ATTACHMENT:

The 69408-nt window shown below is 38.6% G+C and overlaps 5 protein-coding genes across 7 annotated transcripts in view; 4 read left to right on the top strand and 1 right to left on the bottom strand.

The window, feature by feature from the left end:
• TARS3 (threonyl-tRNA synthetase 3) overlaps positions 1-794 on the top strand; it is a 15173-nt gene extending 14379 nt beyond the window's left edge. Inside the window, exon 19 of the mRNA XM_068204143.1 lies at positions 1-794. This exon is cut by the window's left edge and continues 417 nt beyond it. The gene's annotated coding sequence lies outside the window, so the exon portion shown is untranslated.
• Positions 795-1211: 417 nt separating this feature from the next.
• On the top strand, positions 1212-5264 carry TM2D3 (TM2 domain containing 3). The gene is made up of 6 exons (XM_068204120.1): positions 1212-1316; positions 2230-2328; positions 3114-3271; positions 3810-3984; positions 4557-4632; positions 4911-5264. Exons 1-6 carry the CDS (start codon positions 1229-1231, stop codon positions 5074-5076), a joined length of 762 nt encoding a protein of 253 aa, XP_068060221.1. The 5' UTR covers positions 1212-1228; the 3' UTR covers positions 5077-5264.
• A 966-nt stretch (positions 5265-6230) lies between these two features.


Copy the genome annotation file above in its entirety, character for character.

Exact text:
The 69408-nt window shown below is 38.6% G+C and overlaps 5 protein-coding genes across 7 annotated transcripts in view; 4 read left to right on the top strand and 1 right to left on the bottom strand.

The window, feature by feature from the left end:
• TARS3 (threonyl-tRNA synthetase 3) overlaps positions 1-794 on the top strand; it is a 15173-nt gene extending 14379 nt beyond the window's left edge. Inside the window, exon 19 of the mRNA XM_068204143.1 lies at positions 1-794. This exon is cut by the window's left edge and continues 417 nt beyond it. The gene's annotated coding sequence lies outside the window, so the exon portion shown is untranslated.
• Positions 795-1211: 417 nt separating this feature from the next.
• On the top strand, positions 1212-5264 carry TM2D3 (TM2 domain containing 3). The gene is made up of 6 exons (XM_068204120.1): positions 1212-1316; positions 2230-2328; positions 3114-3271; positions 3810-3984; positions 4557-4632; positions 4911-5264. Exons 1-6 carry the CDS (start codon positions 1229-1231, stop codon positions 5074-5076), a joined length of 762 nt encoding a protein of 253 aa, XP_068060221.1. The 5' UTR covers positions 1212-1228; the 3' UTR covers positions 5077-5264.
• A 966-nt stretch (positions 5265-6230) lies between these two features.